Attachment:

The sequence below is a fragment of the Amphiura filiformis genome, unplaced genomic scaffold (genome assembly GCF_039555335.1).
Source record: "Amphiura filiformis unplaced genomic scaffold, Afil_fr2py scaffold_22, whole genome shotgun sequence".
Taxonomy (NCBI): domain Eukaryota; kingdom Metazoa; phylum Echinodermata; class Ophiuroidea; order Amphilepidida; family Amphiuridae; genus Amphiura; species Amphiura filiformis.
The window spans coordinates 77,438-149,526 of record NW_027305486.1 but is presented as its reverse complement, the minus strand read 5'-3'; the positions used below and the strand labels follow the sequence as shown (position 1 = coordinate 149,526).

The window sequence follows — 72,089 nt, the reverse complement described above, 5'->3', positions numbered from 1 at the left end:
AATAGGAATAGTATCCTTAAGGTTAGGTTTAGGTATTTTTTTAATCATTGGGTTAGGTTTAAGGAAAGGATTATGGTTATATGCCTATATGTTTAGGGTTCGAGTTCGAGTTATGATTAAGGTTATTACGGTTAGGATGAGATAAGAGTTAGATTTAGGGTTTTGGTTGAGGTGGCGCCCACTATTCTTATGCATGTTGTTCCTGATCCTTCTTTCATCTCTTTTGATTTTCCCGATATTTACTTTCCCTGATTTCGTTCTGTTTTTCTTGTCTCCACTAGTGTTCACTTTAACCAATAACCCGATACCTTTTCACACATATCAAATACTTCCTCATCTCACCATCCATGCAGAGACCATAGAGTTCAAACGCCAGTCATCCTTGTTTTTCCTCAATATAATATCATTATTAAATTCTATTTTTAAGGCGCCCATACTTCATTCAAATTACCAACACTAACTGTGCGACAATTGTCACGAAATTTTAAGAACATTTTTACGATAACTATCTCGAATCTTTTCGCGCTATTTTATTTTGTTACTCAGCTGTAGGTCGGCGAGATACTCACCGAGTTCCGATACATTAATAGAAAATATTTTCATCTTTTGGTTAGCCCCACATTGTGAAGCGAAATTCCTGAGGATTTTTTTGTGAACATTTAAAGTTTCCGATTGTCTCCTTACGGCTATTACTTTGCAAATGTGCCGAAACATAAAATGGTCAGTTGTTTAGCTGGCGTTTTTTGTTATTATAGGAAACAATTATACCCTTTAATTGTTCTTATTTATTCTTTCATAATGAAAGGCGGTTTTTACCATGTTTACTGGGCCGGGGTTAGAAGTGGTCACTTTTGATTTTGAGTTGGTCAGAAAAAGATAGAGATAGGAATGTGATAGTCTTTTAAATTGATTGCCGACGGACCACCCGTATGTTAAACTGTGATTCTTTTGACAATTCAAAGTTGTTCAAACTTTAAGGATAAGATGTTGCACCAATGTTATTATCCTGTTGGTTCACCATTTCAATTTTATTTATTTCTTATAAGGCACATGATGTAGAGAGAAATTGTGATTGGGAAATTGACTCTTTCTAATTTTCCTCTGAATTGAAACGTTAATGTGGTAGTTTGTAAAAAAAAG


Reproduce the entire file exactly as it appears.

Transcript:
The sequence below is a fragment of the Amphiura filiformis genome, unplaced genomic scaffold (genome assembly GCF_039555335.1).
Source record: "Amphiura filiformis unplaced genomic scaffold, Afil_fr2py scaffold_22, whole genome shotgun sequence".
Taxonomy (NCBI): domain Eukaryota; kingdom Metazoa; phylum Echinodermata; class Ophiuroidea; order Amphilepidida; family Amphiuridae; genus Amphiura; species Amphiura filiformis.
The window spans coordinates 77,438-149,526 of record NW_027305486.1 but is presented as its reverse complement, the minus strand read 5'-3'; the positions used below and the strand labels follow the sequence as shown (position 1 = coordinate 149,526).

The window sequence follows — 72,089 nt, the reverse complement described above, 5'->3', positions numbered from 1 at the left end:
AATAGGAATAGTATCCTTAAGGTTAGGTTTAGGTATTTTTTTAATCATTGGGTTAGGTTTAAGGAAAGGATTATGGTTATATGCCTATATGTTTAGGGTTCGAGTTCGAGTTATGATTAAGGTTATTACGGTTAGGATGAGATAAGAGTTAGATTTAGGGTTTTGGTTGAGGTGGCGCCCACTATTCTTATGCATGTTGTTCCTGATCCTTCTTTCATCTCTTTTGATTTTCCCGATATTTACTTTCCCTGATTTCGTTCTGTTTTTCTTGTCTCCACTAGTGTTCACTTTAACCAATAACCCGATACCTTTTCACACATATCAAATACTTCCTCATCTCACCATCCATGCAGAGACCATAGAGTTCAAACGCCAGTCATCCTTGTTTTTCCTCAATATAATATCATTATTAAATTCTATTTTTAAGGCGCCCATACTTCATTCAAATTACCAACACTAACTGTGCGACAATTGTCACGAAATTTTAAGAACATTTTTACGATAACTATCTCGAATCTTTTCGCGCTATTTTATTTTGTTACTCAGCTGTAGGTCGGCGAGATACTCACCGAGTTCCGATACATTAATAGAAAATATTTTCATCTTTTGGTTAGCCCCACATTGTGAAGCGAAATTCCTGAGGATTTTTTTGTGAACATTTAAAGTTTCCGATTGTCTCCTTACGGCTATTACTTTGCAAATGTGCCGAAACATAAAATGGTCAGTTGTTTAGCTGGCGTTTTTTGTTATTATAGGAAACAATTATACCCTTTAATTGTTCTTATTTATTCTTTCATAATGAAAGGCGGTTTTTACCATGTTTACTGGGCCGGGGTTAGAAGTGGTCACTTTTGATTTTGAGTTGGTCAGAAAAAGATAGAGATAGGAATGTGATAGTCTTTTAAATTGATTGCCGACGGACCACCCGTATGTTAAACTGTGATTCTTTTGACAATTCAAAGTTGTTCAAACTTTAAGGATAAGATGTTGCACCAATGTTATTATCCTGTTGGTTCACCATTTCAATTTTATTTATTTCTTATAAGGCACATGATGTAGAGAGAAATTGTGATTGGGAAATTGACTCTTTCTAATTTTCCTCTGAATTGAAACGTTAATGTGGTAGTTTGTAAAAAAAAG